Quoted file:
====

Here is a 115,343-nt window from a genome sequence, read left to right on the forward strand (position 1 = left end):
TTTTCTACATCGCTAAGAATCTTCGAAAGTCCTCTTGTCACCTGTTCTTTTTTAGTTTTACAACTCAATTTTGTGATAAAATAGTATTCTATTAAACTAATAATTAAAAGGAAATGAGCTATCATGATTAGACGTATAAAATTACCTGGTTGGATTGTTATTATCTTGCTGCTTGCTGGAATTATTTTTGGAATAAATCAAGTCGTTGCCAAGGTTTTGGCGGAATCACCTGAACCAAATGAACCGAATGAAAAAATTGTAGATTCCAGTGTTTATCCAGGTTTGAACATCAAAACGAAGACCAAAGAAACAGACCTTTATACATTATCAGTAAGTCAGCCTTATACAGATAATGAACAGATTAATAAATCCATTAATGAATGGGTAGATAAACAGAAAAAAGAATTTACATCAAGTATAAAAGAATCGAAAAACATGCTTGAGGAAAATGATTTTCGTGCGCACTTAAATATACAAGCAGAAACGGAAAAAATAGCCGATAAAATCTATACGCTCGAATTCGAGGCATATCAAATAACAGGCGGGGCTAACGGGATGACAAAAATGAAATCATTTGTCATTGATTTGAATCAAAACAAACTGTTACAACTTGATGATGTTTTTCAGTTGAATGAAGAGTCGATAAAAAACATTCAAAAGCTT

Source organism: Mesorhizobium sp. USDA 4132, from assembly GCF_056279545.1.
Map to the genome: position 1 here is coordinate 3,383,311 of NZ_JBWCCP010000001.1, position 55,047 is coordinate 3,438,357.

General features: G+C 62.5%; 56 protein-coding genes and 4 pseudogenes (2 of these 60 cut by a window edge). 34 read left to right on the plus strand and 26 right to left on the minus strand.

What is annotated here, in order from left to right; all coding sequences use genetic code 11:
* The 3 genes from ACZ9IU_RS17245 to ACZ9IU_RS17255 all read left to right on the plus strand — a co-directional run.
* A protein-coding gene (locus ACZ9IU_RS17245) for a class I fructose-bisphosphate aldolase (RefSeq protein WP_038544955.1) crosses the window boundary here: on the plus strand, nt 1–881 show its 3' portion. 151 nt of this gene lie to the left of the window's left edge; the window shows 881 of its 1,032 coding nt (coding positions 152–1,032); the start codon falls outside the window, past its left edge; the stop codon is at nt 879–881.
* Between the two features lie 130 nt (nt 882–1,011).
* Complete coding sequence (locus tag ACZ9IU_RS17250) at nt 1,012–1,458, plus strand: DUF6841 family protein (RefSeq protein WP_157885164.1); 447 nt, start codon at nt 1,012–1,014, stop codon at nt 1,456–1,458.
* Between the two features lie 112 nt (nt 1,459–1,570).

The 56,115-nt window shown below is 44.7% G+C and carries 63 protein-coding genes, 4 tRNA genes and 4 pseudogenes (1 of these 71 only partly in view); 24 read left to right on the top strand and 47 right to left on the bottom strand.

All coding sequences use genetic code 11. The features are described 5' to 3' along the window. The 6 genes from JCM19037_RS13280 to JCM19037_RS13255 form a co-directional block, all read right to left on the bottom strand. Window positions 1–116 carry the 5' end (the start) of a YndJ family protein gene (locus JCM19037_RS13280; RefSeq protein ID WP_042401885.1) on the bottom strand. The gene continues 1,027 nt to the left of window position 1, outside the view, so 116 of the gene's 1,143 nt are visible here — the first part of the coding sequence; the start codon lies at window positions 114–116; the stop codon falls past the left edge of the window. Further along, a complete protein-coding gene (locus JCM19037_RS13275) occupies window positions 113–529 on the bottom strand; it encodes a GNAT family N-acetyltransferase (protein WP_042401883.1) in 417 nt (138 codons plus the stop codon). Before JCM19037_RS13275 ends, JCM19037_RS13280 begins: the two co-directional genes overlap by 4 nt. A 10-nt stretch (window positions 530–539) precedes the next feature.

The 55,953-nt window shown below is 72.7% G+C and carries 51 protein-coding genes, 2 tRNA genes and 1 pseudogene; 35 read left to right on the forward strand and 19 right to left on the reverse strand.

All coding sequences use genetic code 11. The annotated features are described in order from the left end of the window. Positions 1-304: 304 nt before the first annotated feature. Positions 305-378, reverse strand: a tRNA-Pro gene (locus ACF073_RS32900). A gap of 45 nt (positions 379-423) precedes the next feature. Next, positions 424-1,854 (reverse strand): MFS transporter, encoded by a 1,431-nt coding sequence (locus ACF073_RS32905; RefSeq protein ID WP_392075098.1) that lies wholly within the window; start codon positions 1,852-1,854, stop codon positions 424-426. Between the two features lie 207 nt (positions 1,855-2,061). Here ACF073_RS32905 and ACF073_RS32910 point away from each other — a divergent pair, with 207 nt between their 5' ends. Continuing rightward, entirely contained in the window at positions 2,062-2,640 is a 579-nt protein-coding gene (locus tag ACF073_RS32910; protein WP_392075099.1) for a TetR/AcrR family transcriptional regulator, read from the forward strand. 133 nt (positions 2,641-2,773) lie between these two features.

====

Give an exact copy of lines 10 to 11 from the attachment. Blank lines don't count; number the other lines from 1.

* Complete coding sequence (locus tag ACZ9IU_RS17250) at nt 1,012–1,458, plus strand: DUF6841 family protein (RefSeq protein WP_157885164.1); 447 nt, start codon at nt 1,012–1,014, stop codon at nt 1,456–1,458.
* Between the two features lie 112 nt (nt 1,459–1,570).